Monday, May 2, 2011

Finger of suspicion at Pak military for protecting bin Laden

The finger of suspicion is pointing squarely at the Pakistani military and intelligence for sheltering and protecting Osama bin Laden before US forces hunted him down and put a bullet in his head on Sunday. The coordinates of the action and sequence of events suggest that the al-Qaida fugitive may have been killed in an ISI safehouse.

Within hours of the news of bin Laden's killing, speculation raged about Pakistan and its spy agency's role in the momentous episode. President Obama made it clear that the operation to hunt down bin Laden was conducted exclusively by US forces -- ''a small team of Americans,'' he said -- at his direction. While he thanked Pakistan's civilian government for its help, naming President Zardari in particular, he made no mention of any other active Pakistani role, especially in the operation. It was "all-American" and "Made in USA," he seemed to say.

But in a glaring counter-narrative, Pakistani security officials claimed bin Laden was nailed in a joint operation between CIA and Pakistani forces. "It was carried out on a very precise info that some high-value target is there," one Pakistani official was quoted as saying.

US analysts uniformly suggested this was clearly aimed at ducking charges of the Pakistani military's possible role in hiding bin Laden. ''This is hugely embarrassing for Pakistan,'' was a common refrain on US TV channels throughout the night.

In fact, top US officials have openly suggested for months that the Pakistani military establishment was hiding bin Laden. Secretary of State Hillary Clinton came closest to publicly exposing Pakistan's role last May when she accused some government officials there of harboring Osama bin Laden and Mullah Omar.

''I am not saying they are at the highest level...but I believe somewhere in this government are people who know where Osama bin Laden and al-Qaida and where Mullah Omar and the leadership of the Taliban are,'' Clinton said on May 10 last year, adding, ''We expect more cooperation (from Pakistan) to help us bring to justice capture or kill those who brought us 9/11.''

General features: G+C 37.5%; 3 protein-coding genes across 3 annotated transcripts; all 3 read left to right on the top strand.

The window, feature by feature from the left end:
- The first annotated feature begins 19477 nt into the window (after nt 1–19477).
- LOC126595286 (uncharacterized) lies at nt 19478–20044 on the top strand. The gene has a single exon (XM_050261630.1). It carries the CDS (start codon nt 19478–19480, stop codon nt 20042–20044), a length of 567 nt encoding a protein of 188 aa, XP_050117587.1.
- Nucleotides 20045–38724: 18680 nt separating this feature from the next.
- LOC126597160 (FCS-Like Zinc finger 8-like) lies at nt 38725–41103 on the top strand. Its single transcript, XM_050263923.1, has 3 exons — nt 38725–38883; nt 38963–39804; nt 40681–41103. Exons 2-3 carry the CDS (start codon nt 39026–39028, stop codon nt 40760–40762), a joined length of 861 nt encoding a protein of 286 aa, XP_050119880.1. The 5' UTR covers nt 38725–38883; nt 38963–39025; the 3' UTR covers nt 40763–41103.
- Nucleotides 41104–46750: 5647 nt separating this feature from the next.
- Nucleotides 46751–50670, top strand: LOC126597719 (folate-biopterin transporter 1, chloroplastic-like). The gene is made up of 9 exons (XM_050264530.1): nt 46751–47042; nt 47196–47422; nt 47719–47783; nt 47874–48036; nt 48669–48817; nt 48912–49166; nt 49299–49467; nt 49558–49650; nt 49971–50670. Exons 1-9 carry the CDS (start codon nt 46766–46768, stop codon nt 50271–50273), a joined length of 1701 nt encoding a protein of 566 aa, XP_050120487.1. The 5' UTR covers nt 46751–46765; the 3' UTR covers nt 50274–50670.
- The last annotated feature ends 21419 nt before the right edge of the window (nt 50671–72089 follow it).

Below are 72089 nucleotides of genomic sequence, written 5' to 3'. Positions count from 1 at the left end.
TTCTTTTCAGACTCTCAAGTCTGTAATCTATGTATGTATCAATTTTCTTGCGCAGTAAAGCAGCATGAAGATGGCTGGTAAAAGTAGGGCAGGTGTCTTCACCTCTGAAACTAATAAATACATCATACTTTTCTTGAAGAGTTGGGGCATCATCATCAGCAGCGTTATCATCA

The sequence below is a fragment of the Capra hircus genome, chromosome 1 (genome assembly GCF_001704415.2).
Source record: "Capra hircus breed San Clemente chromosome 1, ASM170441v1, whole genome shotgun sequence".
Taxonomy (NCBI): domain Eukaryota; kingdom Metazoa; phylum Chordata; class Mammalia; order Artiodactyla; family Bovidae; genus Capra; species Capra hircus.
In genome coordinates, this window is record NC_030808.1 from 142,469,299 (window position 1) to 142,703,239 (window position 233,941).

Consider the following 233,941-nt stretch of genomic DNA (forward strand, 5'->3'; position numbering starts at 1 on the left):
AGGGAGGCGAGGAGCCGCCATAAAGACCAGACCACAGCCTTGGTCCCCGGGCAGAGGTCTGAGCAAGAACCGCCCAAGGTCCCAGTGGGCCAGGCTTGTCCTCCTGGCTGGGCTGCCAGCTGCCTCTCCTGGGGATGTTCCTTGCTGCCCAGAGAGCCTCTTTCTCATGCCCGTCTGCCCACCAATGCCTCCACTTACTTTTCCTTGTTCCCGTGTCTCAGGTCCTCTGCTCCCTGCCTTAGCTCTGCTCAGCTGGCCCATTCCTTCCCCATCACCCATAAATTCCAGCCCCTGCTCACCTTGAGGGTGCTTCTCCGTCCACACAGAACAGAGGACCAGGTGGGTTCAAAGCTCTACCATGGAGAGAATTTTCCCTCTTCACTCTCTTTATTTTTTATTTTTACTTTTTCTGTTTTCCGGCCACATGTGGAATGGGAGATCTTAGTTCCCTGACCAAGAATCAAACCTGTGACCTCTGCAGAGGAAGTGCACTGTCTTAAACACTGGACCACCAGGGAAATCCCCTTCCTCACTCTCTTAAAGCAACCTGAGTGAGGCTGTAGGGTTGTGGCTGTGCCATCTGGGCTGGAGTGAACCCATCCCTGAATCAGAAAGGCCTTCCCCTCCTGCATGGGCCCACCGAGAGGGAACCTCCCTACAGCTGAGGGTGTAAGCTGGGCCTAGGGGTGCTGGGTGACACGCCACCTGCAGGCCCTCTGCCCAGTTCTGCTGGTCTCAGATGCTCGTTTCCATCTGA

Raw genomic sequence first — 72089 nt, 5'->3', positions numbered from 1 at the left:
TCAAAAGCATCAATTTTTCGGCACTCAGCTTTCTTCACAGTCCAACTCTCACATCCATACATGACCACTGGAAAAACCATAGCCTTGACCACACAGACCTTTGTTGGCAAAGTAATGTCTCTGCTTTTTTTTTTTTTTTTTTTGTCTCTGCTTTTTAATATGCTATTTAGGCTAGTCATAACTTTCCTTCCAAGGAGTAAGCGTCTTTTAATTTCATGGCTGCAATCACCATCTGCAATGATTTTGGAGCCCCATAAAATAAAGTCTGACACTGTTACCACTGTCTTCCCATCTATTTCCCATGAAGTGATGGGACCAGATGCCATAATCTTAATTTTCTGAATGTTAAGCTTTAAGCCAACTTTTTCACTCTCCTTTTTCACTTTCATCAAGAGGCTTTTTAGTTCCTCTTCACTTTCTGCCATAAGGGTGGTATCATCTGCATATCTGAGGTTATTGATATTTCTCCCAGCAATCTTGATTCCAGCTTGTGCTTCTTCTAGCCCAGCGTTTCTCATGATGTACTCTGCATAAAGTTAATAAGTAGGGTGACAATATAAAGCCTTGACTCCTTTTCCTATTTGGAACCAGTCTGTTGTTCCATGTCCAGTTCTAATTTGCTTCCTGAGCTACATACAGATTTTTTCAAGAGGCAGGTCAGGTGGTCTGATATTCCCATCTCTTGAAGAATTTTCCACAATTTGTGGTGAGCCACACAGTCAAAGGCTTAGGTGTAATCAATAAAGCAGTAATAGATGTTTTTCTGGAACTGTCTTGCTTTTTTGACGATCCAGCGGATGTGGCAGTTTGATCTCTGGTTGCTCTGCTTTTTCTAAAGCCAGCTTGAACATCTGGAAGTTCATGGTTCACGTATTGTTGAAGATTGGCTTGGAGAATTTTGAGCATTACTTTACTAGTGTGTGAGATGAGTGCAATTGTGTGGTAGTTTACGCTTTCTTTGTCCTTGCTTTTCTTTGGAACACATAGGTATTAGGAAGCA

Taken together with President Obama's pointed 'thank you' to President Zardari and leaving out any mention of Pakistani forces' involvement, it would seem that Washington believes that Pakistan's military intelligence establishment, including the ISI, was sheltering bin Laden. The ISI was accused as recently as last week by the top US military official Admiral Mike Mullen of having terrorist links, and named as a terrorist support entity by US officials, according to the Guantanamo cables.

Lending credence to the charges is the fact that US forces homed in on bin Laden in Abbottabad, which is a cantonment just 50 kms from Islamabad, where the Pakistani military has a strong presence. The place where bin Laden was killed is only kilometers from the Kakul military academy, where many Pakistani military elites, including some of its ISI cadres, graduate from.

While US officials are tightlipped about precise details, analysts are trying to figure out whether the compound that sheltered bin Laden was an ISI safehouse. There is also speculation as to whether Hillary Clinton was referring to this when she made her pointed remarks last May.

US officials have said for years that they believed bin Laden escaped to Pakistan after the American bombing campaign in Afghanistan. But Pakistani officials, including its former military ruler Pervez Musharraf, insisted that he was in Afghanistan, even as Afghan officials would angrily refute it and say he is in Pakistan. In the end, the Americans and Afghans were right on the money.